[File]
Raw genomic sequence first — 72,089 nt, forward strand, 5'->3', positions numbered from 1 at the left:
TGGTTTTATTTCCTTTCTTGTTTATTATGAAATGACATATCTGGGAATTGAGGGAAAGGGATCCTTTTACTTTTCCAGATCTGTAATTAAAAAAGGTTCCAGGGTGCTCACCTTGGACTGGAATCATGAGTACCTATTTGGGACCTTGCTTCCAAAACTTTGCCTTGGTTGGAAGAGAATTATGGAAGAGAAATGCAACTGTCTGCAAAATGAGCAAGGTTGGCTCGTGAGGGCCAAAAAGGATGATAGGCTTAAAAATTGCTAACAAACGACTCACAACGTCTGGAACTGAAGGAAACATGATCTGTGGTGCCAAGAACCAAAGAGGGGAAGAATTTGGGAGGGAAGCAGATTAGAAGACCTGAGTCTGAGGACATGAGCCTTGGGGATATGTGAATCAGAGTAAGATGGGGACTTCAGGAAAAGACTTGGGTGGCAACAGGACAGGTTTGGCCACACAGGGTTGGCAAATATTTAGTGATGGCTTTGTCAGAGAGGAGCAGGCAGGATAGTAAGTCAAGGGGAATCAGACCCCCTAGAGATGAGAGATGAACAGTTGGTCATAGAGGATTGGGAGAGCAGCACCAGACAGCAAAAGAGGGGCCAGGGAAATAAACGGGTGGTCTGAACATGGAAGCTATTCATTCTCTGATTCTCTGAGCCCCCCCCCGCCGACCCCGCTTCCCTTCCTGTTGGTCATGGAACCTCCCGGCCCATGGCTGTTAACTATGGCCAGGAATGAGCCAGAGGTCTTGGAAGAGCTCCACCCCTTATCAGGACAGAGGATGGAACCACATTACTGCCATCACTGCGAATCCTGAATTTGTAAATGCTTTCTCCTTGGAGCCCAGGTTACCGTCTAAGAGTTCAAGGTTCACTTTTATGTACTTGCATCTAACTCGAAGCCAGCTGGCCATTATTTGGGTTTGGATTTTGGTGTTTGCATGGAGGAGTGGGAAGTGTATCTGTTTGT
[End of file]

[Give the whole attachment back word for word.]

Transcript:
Raw genomic sequence first — 72,089 nt, forward strand, 5'->3', positions numbered from 1 at the left:
TGGTTTTATTTCCTTTCTTGTTTATTATGAAATGACATATCTGGGAATTGAGGGAAAGGGATCCTTTTACTTTTCCAGATCTGTAATTAAAAAAGGTTCCAGGGTGCTCACCTTGGACTGGAATCATGAGTACCTATTTGGGACCTTGCTTCCAAAACTTTGCCTTGGTTGGAAGAGAATTATGGAAGAGAAATGCAACTGTCTGCAAAATGAGCAAGGTTGGCTCGTGAGGGCCAAAAAGGATGATAGGCTTAAAAATTGCTAACAAACGACTCACAACGTCTGGAACTGAAGGAAACATGATCTGTGGTGCCAAGAACCAAAGAGGGGAAGAATTTGGGAGGGAAGCAGATTAGAAGACCTGAGTCTGAGGACATGAGCCTTGGGGATATGTGAATCAGAGTAAGATGGGGACTTCAGGAAAAGACTTGGGTGGCAACAGGACAGGTTTGGCCACACAGGGTTGGCAAATATTTAGTGATGGCTTTGTCAGAGAGGAGCAGGCAGGATAGTAAGTCAAGGGGAATCAGACCCCCTAGAGATGAGAGATGAACAGTTGGTCATAGAGGATTGGGAGAGCAGCACCAGACAGCAAAAGAGGGGCCAGGGAAATAAACGGGTGGTCTGAACATGGAAGCTATTCATTCTCTGATTCTCTGAGCCCCCCCCCGCCGACCCCGCTTCCCTTCCTGTTGGTCATGGAACCTCCCGGCCCATGGCTGTTAACTATGGCCAGGAATGAGCCAGAGGTCTTGGAAGAGCTCCACCCCTTATCAGGACAGAGGATGGAACCACATTACTGCCATCACTGCGAATCCTGAATTTGTAAATGCTTTCTCCTTGGAGCCCAGGTTACCGTCTAAGAGTTCAAGGTTCACTTTTATGTACTTGCATCTAACTCGAAGCCAGCTGGCCATTATTTGGGTTTGGATTTTGGTGTTTGCATGGAGGAGTGGGAAGTGTATCTGTTTGT